With a huge uninsured population, and a legislature that refuses to carry out the Affordable Care Act (ACA), Florida has been a focus of national efforts to promote enrollment in the ACA's federal health insurance exchange. A few days before the exchange opened, I spoke with Nick Duran, Florida State Director of Enroll America, which has led an effort to inform Floridians about the exchange.
What is Enroll America's role in getting people to sign up for health care coverage?
We're a nonprofit with the goal of maximizing the number of uninsured people who enroll in the insurance marketplace. Our focus is general awareness about the marketplace. We want people to know about their options. We provide an enormous amount of education. In Florida, that has included handing out information at (pharmacies such as) Navarro, CVS, and other locations. We let people know there are a website and a navigator who is trained to help them.
What exactly does a navigator do?
Their job is to help families go into the marketplace to understand their coverage options and ultimately to allow those families be empowered to decide what fits with their lifestyle and budget.
It should be noted that Enroll America volunteers are not navigators; we refer to navigators. Navigators receive federal funding. Before receiving this funding, groups submit proposals for how they would like to reach into communities. Their staff has to submit themselves to 20 hours of training that includes privacy training, and they have to pass a test in order to become certified. Because of Florida statutes, they have to register with the state and be fingerprinted.
How many people has Enroll America reached?
Since we launched June 20th, we've trained hundreds of volunteers. Our goal is to engage and activate thousands of volunteers throughout the state to help us reach the uninsured. All volunteers undergo certification training. Our staff reflects the community in which they volunteer -- we have Spanish-speaking staff, Portuguese-speaking staff, Kreyol-speaking staff. We know South Miami Dade is very different from North Dade. We're striving to reach as many people as possible.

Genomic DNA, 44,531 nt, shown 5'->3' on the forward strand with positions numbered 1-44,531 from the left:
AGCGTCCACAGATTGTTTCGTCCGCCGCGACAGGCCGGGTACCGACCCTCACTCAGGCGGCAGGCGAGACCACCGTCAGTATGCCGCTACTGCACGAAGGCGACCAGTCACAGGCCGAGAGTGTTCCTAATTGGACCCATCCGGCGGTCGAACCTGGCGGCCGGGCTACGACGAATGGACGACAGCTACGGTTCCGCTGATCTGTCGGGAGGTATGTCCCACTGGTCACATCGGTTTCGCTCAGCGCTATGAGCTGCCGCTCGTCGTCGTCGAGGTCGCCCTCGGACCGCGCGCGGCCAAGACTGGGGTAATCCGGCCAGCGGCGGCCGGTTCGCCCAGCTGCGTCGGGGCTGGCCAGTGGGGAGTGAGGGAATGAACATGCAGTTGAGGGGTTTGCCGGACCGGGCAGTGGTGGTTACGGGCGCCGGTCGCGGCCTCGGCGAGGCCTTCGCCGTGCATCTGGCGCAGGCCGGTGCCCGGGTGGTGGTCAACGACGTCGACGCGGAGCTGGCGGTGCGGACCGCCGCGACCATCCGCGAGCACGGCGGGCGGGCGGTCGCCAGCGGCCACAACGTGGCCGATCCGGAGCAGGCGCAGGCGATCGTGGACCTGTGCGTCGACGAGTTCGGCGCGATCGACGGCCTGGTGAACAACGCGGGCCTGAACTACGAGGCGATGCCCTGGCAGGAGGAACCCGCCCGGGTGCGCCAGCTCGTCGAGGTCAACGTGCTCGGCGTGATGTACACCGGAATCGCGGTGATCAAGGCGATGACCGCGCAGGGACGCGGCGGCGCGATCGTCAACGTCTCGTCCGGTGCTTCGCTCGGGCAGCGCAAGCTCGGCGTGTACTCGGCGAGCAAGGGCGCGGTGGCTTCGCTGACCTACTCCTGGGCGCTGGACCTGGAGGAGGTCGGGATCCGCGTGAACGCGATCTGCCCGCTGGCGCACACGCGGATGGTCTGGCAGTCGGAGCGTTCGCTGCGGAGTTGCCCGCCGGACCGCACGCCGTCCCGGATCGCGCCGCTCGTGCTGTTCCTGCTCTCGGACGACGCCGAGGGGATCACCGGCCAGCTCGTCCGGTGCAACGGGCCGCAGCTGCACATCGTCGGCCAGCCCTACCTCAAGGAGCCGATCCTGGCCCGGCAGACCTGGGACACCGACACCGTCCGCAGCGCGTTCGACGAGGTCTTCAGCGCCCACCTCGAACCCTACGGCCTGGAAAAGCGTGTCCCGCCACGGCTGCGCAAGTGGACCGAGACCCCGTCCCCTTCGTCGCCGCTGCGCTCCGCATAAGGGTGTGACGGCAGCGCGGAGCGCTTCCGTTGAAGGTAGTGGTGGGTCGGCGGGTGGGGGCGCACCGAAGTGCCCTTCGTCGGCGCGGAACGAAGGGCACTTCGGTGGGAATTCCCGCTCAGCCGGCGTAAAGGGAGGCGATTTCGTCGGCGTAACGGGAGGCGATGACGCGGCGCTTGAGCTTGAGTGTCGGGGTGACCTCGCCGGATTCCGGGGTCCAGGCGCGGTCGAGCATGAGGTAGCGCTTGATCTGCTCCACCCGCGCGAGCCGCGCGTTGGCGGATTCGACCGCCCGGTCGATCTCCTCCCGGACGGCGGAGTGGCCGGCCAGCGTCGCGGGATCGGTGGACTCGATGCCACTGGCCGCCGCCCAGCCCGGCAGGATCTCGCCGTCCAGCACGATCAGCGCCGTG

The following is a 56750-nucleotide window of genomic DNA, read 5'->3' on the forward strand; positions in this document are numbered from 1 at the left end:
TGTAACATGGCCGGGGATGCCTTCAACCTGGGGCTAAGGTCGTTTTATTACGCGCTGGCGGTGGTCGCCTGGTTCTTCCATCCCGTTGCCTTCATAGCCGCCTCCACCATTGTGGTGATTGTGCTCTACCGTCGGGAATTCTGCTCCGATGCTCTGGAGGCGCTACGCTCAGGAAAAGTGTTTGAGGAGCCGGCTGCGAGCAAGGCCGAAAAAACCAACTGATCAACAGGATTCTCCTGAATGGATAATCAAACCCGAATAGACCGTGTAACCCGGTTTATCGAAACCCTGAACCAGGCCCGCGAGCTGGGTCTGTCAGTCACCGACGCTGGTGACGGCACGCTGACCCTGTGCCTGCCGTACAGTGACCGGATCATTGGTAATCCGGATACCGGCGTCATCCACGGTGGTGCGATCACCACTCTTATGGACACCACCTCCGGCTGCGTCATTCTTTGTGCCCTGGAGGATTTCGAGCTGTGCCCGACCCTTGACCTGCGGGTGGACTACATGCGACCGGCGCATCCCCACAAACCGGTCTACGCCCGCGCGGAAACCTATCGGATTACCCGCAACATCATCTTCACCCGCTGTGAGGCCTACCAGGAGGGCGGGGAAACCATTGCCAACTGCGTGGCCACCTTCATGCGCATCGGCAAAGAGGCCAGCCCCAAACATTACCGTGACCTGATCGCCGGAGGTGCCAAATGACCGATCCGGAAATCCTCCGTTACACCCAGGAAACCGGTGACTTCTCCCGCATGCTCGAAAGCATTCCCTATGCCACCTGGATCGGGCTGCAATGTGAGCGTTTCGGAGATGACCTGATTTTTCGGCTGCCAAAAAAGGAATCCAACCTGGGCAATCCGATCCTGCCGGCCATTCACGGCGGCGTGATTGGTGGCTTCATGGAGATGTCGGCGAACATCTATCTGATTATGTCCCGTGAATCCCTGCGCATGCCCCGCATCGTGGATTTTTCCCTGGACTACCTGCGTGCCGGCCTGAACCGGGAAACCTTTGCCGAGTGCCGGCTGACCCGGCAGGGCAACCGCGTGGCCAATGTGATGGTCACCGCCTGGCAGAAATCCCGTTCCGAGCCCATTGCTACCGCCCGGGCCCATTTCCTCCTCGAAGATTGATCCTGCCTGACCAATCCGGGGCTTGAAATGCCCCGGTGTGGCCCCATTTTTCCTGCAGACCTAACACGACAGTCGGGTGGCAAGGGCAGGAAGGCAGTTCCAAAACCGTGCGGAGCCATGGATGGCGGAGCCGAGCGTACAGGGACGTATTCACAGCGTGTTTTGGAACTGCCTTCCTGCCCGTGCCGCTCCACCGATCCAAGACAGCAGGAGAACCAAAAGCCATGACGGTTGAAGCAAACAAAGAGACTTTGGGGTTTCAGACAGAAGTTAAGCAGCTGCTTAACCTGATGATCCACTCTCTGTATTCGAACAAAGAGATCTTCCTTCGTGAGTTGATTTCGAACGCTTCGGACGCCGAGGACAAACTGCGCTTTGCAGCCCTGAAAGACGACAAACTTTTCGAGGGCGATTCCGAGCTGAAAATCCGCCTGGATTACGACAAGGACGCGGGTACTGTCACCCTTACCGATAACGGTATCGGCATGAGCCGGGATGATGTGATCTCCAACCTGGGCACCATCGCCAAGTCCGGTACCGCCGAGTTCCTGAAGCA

What response have your canvassers received?
The initial reaction is, "What are you trying to sell me?" Then they realize that we're there to give them information. People are thirsty for information. These conversations are extending themselves into, "how is this going to affect my life and my family's life October first?" People want to know what they're getting, what they'll be paying, what sort of coverage they'll be getting.
What messages are you trying to get out to people?
Just the facts. We want people to know the facts about what they can expect to get -- essential benefits such as coverage for emergency care, doctor visits, mental health care, prescriptions, maternity care. They won't be denied coverage because of pre-existing conditions, and financial assistance might be available. We want people to know that the law is in place. For the first time, millions of Americans will be able to go home at night and realize they are much more secure financially.
Between October 1 and December 15, if you enroll your coverage will start January 1. If you enroll December 16, it will start February 1. The enrollment period will end March 30th. If you had a life-changing event such as losing a job and no longer have coverage, there are exceptions allowing enrollment after March 30. Otherwise you will have to wait until October 1 of next year.
We're focusing on speaking with women, since women are usually the decider in the household.
Have you encountered any misperceptions? What barriers have you faced to communicating your message?
Some people believe Obamacare is a specific health care plan and they don't realize it's created a marketplace. The main barrier is that there's not enough time, not enough hours in the day, and a lot of people are unaware. We are working really hard to let those people know. This is a marathon, not a sprint.
Florida has rejected the Medicaid expansion that would cover people who don't earn enough to qualify for a subsidy to help them purchase insurance. What are you saying to people who might fall into that gap?
We are trying to speak to everybody. If they have children, the children may qualify. We want everyone to be empowered to understand what coverage options are available.
What about the digital divide? Are you encountering any people who lack easy access to the internet?
Our volunteers aren't using computers, they're using the old campaign-style clipboards. We are telling people that you are going to be able to access the marketplace several different ways -- by phone, in person, and online. Our organizers are also trying to get people online at public libraries and community colleges.